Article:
There’s another reason to believe Ukraine was the target. The Financial Times has reported that it was a sophisticated, two-step intrusion: hackers first penetrated a Ukrainian accounting software firm and “hijacked a legitimate software update” sent to numerous Ukranian business and government departments” to then infect them with Petya. Western experts and Ukranian security professionals say the recent attack is likely just the latest Russian broadside in its ongoing military actions in Ukraine. The past is a strong clue: Ukraine, a buffer between Russia and NATO countries, has been a regular testing ground for Russian cyberattacks that spark frequent blackouts and other infrastructure failures.
Trump’s bizarre suggestion this weekend that the US should partner with Moscow on a cybersecurity unit was widely mocked by Republicans and Democrats alike. “I am sure that Vladimir Putin could be of enormous assistance in that effort, since he’s doing the hacking,” Senator John McCain, Republican of Arizona and the chairman of the Armed Services Committee, said on CBS’s “Face the Nation.”
The frightening reality is that Petya has already extracted a heavy price on its victims, paralyzing airports, banks, and energy firms. Meanwhile, the virus has spread to over 65 countries, and continues to disable vital IT frameworks, causing panic and disorder. The risks are huge. Disable a power grid’s computers, and it’s like pulling the plug on a city, causing traffic mayhem and bringing essential business to a halt. Hospital system shutdowns endanger hundreds of patients on life support.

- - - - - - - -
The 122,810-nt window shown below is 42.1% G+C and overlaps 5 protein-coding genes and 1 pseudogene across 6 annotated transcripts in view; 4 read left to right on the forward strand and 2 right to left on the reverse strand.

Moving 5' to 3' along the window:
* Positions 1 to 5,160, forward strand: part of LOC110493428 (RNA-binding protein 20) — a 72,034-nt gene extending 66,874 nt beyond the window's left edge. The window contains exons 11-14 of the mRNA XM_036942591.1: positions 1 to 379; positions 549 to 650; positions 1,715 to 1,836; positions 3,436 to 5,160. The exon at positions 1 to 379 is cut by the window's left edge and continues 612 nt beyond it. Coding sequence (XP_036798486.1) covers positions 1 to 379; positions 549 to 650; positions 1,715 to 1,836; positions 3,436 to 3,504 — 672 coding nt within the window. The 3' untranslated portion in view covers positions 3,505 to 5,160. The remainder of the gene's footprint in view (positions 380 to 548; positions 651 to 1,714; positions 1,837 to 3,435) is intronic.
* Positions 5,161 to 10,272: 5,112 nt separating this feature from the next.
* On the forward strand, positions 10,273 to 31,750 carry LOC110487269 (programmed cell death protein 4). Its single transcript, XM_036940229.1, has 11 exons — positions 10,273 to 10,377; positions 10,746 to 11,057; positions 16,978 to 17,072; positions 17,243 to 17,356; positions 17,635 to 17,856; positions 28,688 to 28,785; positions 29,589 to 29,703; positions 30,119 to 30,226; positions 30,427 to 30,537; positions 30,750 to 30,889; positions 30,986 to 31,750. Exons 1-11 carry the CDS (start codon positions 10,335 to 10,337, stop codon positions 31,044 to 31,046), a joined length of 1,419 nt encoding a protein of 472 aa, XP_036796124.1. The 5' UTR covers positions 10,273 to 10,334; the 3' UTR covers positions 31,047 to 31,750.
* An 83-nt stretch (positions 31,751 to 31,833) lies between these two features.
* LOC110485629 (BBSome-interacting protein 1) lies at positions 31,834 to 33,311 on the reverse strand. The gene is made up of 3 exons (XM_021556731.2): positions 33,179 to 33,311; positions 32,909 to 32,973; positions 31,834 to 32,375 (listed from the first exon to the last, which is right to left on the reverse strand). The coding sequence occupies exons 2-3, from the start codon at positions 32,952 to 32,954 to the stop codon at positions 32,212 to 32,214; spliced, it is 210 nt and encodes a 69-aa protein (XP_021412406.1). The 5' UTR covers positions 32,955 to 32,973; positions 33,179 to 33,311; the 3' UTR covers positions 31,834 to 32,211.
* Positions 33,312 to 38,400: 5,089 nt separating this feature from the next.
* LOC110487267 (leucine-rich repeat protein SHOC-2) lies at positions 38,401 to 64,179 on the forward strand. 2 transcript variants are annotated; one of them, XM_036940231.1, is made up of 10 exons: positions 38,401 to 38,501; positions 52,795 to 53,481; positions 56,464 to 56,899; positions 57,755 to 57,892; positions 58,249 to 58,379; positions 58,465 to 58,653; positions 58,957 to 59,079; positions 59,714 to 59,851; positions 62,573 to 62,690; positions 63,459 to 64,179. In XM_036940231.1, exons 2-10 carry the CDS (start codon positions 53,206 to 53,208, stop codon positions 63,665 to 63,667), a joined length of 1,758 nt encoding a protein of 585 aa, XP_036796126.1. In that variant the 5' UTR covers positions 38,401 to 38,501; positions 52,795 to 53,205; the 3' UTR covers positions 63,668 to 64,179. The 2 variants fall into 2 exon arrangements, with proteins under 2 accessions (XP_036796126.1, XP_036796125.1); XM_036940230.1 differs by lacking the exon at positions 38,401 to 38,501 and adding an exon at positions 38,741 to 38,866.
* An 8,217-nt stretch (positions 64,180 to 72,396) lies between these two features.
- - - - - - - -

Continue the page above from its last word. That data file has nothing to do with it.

These are weapons of mass technological destruction, and it’s only going to get worse. Whatever the origins of this particular malware, the proliferation of IoT technologies and automation is making cybersecurity more vital than ever. Creating valid contingency plans to combat and quarantine infected systems will become a do-or-die priority for businesses and individuals.
How To Stay Protected?
Microsoft, Apple, and other tech companies work around the clock to ensure that their products are secure and protected. Their solutions are not foolproof, of course, but we can minimize our chances of infection by following a few best practices.